Home » Peru » Alfredo Bryce Echenique » Las obras infames de Pancho Marambio [The Infamous Works of Pancho Marambio]
Alfredo Bryce Echenique: Las obras infames de Pancho Marambio [The Infamous Works of Pancho Marambio]
Our hero is the amusingly named Bienvenido Salvador Buenaventura. He has been a successful lawyer in Lima and is now fifty-four. He has decided to give up his job and go and live in Europe, specifically Barcelona. His parents and his two older brothers have both died and he has inherited money. His father and brothers all died from alcoholism-related illnesses. Is this something inherited or is it, as his middle brother said before dying, simply the family curse? Bienvenido has so far resisted the temptation of the demon drink.
Neither Bienvenido nor his brothers ever married. Bienvenido was in love with his middle brother’s girlfriend, Mariana, but, even after his brother’s death, nothing much happened, so Bienvenido is free to come and go as he pleases.
Bienvenido has a few friends in Barcelona, though he admits the business acquaintances he had are just that, acquaintances but not friends. His best friend there is Gérard, a Frenchman whom he has known since childhood, who tends to speak a mixture of Catalan, Spanish and French. On arrival, Bienvenido phones him up and Gérard suggests he stays in his flat till Bienvenido can find somewhere of his own. Bienvenido readily agrees. Gérard, like most of Bienvenido’s friends, is a bachelor.
It is Gérard who tells him not to bother going to agencies to find a flat but to look out for announcements stuck to trees or lamp-posts and, indeed, it is Gérard who finds a suitable one. The flat is owned by a couple who are eager to sell up and Bienvenido gets a good deal. However, the flat clearly requires some work. Gérard has brought along a friend – the eponymous Pancho Marambio – who claims to know about such things. Gérard warns Bienvenido to be wary of Pancho Marambio. Pancho is a notorious liar, full of himself and more concerned with flash cars and his appearance than anything else. He claims to be an architect but, despite his claims and the fact that he has even written two books on architecture, he has no qualifications in the area whatsoever.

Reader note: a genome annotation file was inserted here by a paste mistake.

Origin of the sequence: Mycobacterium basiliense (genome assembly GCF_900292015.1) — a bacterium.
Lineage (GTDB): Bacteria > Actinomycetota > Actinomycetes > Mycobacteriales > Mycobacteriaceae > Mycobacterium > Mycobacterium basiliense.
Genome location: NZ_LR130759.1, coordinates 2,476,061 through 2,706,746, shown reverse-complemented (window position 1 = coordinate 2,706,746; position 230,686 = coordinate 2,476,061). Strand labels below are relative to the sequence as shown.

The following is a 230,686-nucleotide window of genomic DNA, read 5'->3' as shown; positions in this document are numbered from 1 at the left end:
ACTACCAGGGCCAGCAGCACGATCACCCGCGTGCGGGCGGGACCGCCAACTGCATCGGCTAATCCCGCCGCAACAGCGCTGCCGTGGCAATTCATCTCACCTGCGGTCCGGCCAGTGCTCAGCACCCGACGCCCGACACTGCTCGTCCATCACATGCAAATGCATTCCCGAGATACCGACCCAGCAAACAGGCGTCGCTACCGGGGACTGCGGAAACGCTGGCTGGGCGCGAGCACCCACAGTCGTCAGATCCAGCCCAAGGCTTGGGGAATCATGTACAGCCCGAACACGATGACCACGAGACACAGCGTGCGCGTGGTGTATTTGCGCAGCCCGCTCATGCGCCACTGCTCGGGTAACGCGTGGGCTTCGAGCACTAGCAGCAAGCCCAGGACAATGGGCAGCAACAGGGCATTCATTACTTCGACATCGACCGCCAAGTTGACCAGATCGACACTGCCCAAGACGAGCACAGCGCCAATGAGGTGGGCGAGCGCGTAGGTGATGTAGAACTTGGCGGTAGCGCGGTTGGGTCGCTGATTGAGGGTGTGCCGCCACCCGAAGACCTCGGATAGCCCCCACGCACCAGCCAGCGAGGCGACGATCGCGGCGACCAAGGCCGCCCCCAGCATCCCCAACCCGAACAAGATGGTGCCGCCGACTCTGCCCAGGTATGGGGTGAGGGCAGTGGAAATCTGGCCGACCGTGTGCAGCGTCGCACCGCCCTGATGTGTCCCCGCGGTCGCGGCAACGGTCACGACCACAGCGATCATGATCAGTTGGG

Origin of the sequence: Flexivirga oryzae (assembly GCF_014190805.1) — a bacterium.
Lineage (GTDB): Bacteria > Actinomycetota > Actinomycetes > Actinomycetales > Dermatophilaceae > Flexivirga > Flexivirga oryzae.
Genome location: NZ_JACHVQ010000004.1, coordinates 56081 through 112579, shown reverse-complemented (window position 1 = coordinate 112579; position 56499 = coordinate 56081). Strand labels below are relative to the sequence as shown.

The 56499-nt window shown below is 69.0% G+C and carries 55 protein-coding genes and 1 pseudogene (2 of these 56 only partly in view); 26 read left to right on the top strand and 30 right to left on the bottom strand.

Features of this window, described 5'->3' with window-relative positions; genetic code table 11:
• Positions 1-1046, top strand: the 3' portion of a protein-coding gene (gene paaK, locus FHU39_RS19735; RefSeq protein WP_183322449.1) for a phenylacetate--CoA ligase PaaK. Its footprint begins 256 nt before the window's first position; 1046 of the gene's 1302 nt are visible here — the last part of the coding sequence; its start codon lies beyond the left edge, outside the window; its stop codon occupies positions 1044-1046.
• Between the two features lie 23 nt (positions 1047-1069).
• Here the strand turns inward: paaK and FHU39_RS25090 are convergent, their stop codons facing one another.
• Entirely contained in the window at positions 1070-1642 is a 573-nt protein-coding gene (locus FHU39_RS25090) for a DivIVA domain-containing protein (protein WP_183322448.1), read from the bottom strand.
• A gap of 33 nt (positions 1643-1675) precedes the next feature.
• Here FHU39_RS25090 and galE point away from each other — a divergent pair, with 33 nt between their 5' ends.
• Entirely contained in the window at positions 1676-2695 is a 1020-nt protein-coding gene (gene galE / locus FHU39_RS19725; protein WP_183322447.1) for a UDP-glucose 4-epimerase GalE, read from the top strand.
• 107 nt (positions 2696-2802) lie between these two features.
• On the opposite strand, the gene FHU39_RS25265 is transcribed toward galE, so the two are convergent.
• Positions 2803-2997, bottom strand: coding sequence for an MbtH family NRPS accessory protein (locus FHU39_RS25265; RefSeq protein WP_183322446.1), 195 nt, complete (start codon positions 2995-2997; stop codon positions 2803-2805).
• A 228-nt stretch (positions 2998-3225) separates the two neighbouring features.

Pancho gets involved in the buying/selling negotiations but, in particular, he offers to do the work needed in the flat. By this time, Bienvenido has decided that he is going to carry out a lifelong dream and travel around Europe, while Pancho works on his flat. He even pays Pancho in advance. When Gérard finds out he tells Bienvenido that he has been foolish on both counts. Pancho needs close supervision and should not be paid in advance. Nevertheless, Bienvenido sets out on his travels.
After two months of travel, he returns and goes to visit his flat. It looks as though someone has thrown a bomb into it. It is in a terrible state. Bienvenido is furious and berates Pancho and threatens him. He again sets off but, instead of going from cultural site to cultural site, he goes from bar to bar, steadily drinking and drowning his sorrows. When he returns, the news is not much better. Pancho has not quite finished but what he has done is not impressive. The colours are horrible as is the layout. Sub-contractors come round to do work and make it worse. For example, a North African, whose name is something like Rafael comes to install the boiler and ends up flooding the kitchen and the water seeps into the flat below. Bienvenido drowns his sorrows in drink.
He does manage to find a better contractor, a Colombian, but there is a lot of work to make good Pancho’s infamous works and Bienvenido spends his time in the bar across the road, while the work is going on. When Mariana turns up unexpectedly, Bienvenido is in bed, unshaven, unshowered and recovering from a hangover. He initially refuses to see her but his housekeeper, Vicky, persuades him to do so. He tells Mariana that he is no good for her and urges her to leave. She initially refuses but then, reluctantly, she does go back to Peru.
The book continues with Bienvenido sliding down the slippery slope of alcoholism. He goes out on bar crawls, trying to avoid his own neighbourhood. He often does not return home for days and, when he does, he stays in bed for day, to Vicky’s chagrin. During this period, he even manages a brief affair. This is with Palmira, a woman whom he knew in Lima and who taunts him about his family’s alcoholism and about how his brother was aware that he loved Mariana. However, the rest of the time he does nothing except drink and sleep. He listens to his music, which he used to love, but does not hear it. He flips through books but does not read them. Eventually, he ends up in a clinic.
I do not think that this is as good a book as the other two of his I have read. It has a good reputation in Latin America but has not been translated into any other language. Alcoholism and its harmful effects has been a key theme of the novel for along time. Indeed, Zola was just one writer who implied that it was genetic, which we now know to be untrue. Bryce Echenique certainly gives a colourful portrait of Bienvenido’s downfall and the two causes of it: the family curse and Pancho Marambio and his works, and we can only sympathise with Bienvenido in his plight. Perhaps if you have been touched by alcoholism or by an awful contractor, you might feel more involvement in the book but it did not fully work for me.
First published in 2007 by Planeta
No English translation